Over the course of his career, however, Jimenez' hits per nine have been nearly identical at Coors as it has on the road.  His ERA at home has actually been better and his winning percentage at home has been drastically better (.657 to .553) due to all of the extra run support he gets from his teammates.  Because Jimenez gets so many of his outs on the ground, the thin air and spacious dimensions of Coors Field don't harm Jimenez the way they do the average pitcher.  If Jimenez plays more games at home than on the road the rest of the way, it probably won't hurt his ERA, and it will almost certainly help his quest to become the first pitcher in 30 years to win 25 games.

The scarcity of homers that Jimenez has allowed at Coors is staggering.  Last year, there was a home run hit every 32 at-bats at Coors Field, but Jimenez allowed one once every 54 at-bats there.  This year, he's allowed two homers in 120 at-bats at Coors, or one out of every 60.  Those homers were surrendered to Adam Dunn, who is one shy of the National League home run lead and who has averaged 41 dingers per season from 2004-2009, and Aaron Hill, who led all of baseball's second baseman with 36 homers last year and who has hit another nine so far this season.  Usually, anyone can hit a fluke homer in Coors Field.  Against Ubaldo, you need to be one of the best power hitters in the game.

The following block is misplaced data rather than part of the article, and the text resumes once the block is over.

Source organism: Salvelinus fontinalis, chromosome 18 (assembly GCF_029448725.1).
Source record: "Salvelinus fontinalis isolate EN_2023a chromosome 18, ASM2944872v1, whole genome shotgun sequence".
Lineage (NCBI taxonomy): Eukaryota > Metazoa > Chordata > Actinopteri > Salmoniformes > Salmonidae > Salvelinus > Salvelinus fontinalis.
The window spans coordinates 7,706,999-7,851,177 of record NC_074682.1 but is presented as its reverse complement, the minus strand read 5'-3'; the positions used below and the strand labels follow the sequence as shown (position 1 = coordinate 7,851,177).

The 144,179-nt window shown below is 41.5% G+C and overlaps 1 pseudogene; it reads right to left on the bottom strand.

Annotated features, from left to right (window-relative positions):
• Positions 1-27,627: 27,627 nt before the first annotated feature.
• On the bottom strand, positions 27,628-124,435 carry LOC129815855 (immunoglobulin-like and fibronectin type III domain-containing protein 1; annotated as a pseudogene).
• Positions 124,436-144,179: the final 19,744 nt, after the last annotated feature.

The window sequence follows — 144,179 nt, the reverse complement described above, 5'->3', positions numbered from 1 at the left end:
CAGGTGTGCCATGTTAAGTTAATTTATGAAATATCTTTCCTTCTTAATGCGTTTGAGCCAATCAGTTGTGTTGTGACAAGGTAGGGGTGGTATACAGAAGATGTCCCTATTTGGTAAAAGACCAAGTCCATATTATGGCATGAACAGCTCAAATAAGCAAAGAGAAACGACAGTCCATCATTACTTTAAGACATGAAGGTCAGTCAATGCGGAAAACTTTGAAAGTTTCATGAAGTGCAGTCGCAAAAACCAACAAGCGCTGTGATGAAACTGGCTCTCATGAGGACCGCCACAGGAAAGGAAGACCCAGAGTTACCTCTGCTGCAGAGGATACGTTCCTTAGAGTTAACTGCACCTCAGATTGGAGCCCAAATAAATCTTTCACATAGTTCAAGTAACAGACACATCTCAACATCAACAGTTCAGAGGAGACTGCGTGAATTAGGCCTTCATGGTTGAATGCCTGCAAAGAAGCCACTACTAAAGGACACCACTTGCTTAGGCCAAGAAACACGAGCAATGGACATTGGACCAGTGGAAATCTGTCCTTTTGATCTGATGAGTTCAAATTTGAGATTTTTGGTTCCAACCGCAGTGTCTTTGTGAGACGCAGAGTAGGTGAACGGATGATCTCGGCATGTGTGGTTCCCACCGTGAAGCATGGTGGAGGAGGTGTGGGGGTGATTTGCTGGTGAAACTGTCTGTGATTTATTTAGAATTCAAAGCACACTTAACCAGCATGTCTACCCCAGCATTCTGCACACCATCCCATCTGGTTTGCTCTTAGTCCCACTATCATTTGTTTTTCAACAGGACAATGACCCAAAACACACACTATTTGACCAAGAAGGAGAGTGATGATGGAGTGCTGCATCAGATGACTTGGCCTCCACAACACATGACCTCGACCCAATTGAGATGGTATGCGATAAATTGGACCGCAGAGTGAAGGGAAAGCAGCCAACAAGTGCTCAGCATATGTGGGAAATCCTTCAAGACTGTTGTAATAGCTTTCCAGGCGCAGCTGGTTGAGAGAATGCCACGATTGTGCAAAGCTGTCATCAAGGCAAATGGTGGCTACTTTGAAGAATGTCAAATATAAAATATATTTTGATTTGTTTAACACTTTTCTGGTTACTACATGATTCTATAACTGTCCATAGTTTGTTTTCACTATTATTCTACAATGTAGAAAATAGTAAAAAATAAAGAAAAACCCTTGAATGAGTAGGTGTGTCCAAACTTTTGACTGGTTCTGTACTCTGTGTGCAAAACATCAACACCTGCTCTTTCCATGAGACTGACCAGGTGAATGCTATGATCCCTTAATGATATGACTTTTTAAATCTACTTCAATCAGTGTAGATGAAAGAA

Trivia Answer
Ron Guidry (1978), Roger Clemens (1990), and Pedro Martinez (2000)

Ubaldo Jimenez is no fluke.  He battled back from control problems last April to go 14-8 with a 3.05 ERA through the final 28 starts of 2009.  At 26-years old, it is safe to say that Jimenez is still improving.  No, he's not going to finish the season with 31 wins, a 1.15 ERA, and a 393 ERA+, but even if he finishes with 25 wins, a 1.50 ERA, and a 300 ERA+, this would still rank as one of the top pitching seasons of all-time, and arguably the very best ever.

Keep watching Ubaldo Jimenez this season, because we may be witnessing history.

Disagree with something? Got something to add? Wanna bring up something totally new? Keith resides in Chicago, Illinois and can be reached at